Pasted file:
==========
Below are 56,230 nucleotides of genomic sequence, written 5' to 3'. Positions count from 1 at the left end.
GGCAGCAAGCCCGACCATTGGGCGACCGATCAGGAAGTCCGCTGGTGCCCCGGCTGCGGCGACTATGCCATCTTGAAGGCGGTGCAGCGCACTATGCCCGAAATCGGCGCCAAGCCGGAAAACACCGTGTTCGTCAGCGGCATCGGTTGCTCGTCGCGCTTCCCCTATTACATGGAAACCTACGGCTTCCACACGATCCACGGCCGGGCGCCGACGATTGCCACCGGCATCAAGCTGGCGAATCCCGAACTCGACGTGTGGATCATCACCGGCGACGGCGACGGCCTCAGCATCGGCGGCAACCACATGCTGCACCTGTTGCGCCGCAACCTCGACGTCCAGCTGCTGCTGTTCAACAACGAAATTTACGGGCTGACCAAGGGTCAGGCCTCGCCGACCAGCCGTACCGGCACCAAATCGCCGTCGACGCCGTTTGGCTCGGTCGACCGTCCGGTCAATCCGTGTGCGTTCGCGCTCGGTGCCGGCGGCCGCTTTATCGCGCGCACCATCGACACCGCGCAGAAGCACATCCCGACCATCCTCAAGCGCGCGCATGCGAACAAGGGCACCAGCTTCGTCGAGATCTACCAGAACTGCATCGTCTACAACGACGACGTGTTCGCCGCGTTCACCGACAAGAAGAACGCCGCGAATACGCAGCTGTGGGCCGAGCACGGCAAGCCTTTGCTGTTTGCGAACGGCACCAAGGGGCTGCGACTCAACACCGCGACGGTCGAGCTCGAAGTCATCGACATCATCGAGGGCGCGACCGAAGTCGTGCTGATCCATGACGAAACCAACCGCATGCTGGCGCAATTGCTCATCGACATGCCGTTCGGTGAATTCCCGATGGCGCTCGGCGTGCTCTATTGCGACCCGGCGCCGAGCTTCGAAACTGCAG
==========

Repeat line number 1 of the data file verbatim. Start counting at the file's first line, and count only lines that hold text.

Below are 56,230 nucleotides of genomic sequence, written 5' to 3'. Positions count from 1 at the left end.